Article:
This group focuses primarily on discussion within an academic setting and
developing and testing models and applications. Visionaries are thought leaders who are
frequently well in front of the practice. These individuals make outstanding speakers and
can stimulate your organizations thinking.
Trainers & Corporate Educators:
These individuals focus on learning and education in a corporate setting.
Many have created outstanding models and programs for linking external and internal
audiences, designing and developing curriculums, implementing distance learning and
creating custom-tailored courses for executives and senior managers.
||Knowledge & Expert
One facet of knowledge and knowledge management is expert systems and how to
institutionalize corporate knowledge. Individuals in this area include Systems
specialists, Technologists, Chief Information Officers, Technology Transfer Specialists,
Expert Systems Engineers, Project managers and others who primarily focus on information
In our research report - Creating the Knowledge-Based Business,
we dedicate an entire chapter to the 'Roles and Skills for the Knowledge Age.' Our
findings indicate that:
||As organizations become more knowledge-based, new
knowledge roles are emerging and the roles of existing knowledge workers are changing.
||Some of the new roles encountered were knowledge editors,
knowledge navigators, analysts and brokers. All play a part in linking some knowledge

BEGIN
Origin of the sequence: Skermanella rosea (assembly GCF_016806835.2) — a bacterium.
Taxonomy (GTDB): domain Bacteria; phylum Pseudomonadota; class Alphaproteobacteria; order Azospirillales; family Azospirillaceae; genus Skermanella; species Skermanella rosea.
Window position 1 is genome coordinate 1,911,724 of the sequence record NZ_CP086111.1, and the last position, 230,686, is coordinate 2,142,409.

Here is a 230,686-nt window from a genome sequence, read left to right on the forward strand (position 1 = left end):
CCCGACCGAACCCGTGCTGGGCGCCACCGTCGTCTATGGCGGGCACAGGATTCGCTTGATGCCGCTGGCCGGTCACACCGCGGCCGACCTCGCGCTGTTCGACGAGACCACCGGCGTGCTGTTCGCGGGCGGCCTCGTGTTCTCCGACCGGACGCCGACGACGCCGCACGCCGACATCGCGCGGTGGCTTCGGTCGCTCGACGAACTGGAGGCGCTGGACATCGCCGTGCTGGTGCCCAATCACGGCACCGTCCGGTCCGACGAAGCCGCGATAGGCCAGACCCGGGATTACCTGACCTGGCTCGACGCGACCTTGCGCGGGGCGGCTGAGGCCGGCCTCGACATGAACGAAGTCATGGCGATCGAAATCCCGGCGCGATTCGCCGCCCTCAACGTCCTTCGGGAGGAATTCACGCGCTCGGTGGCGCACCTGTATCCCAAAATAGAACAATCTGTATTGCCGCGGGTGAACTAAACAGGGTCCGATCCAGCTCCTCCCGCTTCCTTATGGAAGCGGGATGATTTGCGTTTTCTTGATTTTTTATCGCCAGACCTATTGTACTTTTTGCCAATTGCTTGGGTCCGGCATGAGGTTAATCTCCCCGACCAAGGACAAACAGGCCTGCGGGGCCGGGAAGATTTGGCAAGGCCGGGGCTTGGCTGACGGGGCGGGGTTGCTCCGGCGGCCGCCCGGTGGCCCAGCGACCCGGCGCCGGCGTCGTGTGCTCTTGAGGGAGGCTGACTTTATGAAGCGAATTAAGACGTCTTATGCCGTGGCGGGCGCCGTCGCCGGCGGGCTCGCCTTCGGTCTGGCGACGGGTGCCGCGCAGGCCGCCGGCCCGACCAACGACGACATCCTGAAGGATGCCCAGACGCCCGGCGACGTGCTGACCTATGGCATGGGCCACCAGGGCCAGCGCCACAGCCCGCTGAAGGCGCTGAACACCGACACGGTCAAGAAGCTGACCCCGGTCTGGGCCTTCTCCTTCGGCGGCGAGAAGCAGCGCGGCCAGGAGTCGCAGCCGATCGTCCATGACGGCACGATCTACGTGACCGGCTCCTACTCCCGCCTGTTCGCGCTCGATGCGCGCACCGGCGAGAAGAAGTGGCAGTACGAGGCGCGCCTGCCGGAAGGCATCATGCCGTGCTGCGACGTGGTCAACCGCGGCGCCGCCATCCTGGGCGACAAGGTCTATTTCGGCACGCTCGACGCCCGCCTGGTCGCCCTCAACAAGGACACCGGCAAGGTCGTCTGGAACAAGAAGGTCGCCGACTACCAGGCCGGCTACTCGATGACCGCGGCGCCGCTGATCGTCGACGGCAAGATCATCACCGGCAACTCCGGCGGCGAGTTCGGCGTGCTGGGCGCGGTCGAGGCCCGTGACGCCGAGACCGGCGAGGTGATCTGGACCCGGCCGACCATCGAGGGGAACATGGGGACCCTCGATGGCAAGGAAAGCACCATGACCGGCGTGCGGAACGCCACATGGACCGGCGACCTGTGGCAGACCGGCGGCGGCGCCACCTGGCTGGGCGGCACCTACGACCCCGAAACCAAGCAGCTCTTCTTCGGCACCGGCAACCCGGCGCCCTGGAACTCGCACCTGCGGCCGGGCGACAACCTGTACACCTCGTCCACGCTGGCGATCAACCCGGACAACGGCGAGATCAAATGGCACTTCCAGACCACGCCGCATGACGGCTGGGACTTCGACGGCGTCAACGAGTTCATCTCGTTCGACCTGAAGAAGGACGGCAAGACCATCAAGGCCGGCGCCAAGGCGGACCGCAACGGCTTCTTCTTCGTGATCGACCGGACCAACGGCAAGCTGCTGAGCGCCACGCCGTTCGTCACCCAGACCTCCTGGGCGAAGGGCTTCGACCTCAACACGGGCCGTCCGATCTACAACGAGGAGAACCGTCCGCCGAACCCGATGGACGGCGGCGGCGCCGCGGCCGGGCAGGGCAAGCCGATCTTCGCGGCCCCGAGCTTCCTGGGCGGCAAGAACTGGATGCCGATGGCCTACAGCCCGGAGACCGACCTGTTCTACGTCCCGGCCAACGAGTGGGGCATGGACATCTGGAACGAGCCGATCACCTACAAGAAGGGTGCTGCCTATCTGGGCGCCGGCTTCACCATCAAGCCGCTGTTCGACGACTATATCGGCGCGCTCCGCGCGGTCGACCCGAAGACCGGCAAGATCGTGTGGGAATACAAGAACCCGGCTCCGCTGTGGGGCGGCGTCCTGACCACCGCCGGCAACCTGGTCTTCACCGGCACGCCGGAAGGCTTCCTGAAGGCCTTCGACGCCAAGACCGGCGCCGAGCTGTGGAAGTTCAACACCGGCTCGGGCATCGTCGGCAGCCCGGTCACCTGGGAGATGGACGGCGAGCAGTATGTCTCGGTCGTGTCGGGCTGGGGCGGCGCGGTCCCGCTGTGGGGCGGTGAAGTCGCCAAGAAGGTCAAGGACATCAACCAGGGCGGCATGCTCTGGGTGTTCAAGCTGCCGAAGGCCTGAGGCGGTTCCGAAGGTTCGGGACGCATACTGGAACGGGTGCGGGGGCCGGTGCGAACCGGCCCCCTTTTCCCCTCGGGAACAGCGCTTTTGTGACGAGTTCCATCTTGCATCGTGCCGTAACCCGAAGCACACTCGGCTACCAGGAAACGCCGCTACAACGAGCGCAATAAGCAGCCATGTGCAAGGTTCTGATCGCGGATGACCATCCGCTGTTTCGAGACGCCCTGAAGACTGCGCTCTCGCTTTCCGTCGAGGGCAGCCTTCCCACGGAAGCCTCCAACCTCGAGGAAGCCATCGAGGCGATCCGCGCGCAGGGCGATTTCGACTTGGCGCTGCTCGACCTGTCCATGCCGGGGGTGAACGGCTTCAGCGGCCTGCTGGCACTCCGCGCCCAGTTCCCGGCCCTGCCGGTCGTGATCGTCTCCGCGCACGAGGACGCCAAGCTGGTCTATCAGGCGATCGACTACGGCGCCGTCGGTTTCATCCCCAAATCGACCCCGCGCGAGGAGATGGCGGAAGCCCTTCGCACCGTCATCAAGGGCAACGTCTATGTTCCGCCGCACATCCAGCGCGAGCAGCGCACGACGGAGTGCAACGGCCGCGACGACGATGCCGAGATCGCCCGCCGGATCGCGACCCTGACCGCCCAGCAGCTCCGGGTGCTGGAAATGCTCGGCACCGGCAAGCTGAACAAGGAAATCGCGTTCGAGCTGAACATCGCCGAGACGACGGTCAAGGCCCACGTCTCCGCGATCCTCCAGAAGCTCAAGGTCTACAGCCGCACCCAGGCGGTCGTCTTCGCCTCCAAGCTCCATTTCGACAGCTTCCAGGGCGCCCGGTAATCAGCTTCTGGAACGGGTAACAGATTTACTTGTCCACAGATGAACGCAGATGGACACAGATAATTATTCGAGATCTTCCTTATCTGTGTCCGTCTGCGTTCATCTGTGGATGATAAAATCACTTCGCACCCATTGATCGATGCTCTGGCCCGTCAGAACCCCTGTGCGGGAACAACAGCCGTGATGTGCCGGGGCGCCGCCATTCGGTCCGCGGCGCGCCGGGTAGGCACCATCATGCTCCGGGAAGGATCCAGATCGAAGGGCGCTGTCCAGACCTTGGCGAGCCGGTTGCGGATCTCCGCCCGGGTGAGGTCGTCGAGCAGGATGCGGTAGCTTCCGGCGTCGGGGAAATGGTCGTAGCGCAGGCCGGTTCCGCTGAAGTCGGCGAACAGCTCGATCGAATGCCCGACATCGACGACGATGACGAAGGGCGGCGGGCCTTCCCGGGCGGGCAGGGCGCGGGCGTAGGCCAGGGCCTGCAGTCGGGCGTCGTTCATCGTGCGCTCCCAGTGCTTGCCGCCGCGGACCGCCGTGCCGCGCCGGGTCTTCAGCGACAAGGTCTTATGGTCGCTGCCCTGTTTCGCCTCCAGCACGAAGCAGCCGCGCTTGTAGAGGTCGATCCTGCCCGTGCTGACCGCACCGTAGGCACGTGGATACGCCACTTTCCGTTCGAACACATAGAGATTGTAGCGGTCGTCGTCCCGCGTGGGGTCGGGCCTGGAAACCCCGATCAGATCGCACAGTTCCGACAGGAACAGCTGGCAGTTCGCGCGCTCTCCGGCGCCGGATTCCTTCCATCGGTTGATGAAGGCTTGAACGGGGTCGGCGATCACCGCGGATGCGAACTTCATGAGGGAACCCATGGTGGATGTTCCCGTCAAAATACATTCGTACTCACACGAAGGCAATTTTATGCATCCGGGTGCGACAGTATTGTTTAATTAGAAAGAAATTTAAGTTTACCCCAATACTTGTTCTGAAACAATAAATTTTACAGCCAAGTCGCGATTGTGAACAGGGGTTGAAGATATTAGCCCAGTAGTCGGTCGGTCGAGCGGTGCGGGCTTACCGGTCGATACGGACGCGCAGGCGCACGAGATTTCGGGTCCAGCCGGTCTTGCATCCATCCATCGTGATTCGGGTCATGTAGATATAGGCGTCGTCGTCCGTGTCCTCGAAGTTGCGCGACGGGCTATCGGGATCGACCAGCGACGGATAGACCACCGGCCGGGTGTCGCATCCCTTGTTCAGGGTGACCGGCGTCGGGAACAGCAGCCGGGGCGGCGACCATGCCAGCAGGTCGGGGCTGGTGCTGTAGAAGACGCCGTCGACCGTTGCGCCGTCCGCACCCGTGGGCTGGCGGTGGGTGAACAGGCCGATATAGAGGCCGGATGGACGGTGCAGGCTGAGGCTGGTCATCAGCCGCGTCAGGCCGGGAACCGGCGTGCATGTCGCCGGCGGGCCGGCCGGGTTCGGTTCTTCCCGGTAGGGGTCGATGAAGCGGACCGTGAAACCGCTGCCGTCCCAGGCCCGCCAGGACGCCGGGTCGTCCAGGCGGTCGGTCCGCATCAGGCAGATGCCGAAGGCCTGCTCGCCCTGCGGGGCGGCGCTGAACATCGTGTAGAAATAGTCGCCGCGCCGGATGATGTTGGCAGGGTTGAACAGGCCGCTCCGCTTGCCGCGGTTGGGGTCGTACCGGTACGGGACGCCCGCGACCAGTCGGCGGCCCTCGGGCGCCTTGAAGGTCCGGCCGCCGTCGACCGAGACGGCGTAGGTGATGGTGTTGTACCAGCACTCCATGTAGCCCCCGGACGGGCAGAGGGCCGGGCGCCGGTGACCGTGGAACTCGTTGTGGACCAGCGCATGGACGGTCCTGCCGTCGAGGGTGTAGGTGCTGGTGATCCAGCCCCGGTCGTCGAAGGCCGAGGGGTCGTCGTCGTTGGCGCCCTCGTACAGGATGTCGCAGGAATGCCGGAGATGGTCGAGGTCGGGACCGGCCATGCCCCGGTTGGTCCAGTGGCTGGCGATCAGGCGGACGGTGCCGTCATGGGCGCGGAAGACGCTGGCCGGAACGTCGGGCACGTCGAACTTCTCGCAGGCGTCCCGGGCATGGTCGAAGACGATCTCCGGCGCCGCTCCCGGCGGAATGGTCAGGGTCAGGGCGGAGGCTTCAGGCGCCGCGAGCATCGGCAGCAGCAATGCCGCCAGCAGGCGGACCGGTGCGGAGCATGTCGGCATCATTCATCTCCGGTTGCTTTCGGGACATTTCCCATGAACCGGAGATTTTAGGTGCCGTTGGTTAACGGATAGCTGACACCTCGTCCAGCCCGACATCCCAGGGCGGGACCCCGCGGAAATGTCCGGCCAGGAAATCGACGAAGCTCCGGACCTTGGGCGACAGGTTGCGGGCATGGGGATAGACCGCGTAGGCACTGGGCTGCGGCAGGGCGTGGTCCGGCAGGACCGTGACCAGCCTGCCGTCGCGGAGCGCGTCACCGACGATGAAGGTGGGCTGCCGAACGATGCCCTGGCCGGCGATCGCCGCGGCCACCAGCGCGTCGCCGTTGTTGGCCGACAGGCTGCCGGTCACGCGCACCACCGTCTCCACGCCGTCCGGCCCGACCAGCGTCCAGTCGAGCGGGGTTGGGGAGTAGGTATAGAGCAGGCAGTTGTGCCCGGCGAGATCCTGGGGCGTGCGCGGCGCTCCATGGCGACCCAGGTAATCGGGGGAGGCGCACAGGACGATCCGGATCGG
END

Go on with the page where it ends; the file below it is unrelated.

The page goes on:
process to day-to-day activities.
||All roles require more knowledge creation (creativity) and
knowledge-sharing. This shift requires more hybrid knowledge and skills, including
organization/business knowledge, and general management skills, such as networking,
communication and relationship building.
||No correlation was found between competency planning and
knowledge management initiatives. There seems to be a consensus that competence is as much
about behaviors as it is about knowledge and skills.
||There is a growing focus on learning. In turn, this
reflects a shift from training to student-centered learning linked to on-the-job
activities. Several ways are used to create such a learning environment, including open
learning centers, links with universities and the use of 'safe-to-fail' simulation tools
and board games.
||There is a strong correlation between knowledge-based
organizations and learning organizations, with strong interest shown in Peter Senge's five
disciplines. However, explicit linkage between knowledge activities and learning requires
development in many organizations, such as through 'lessons' learned centres.
Successful knowledge-based companies depend upon how
successful individual knowledge workers create and apply new ideas productively and
efficiently (i.e., how they innovate). This requires new roles, new skills and new ways of
developing organization capabilities that continuously improve, such as through
Many of us are contacted for references of people who might
be candidates for certain positions. Usually, we give our insight and experience freely
and for free.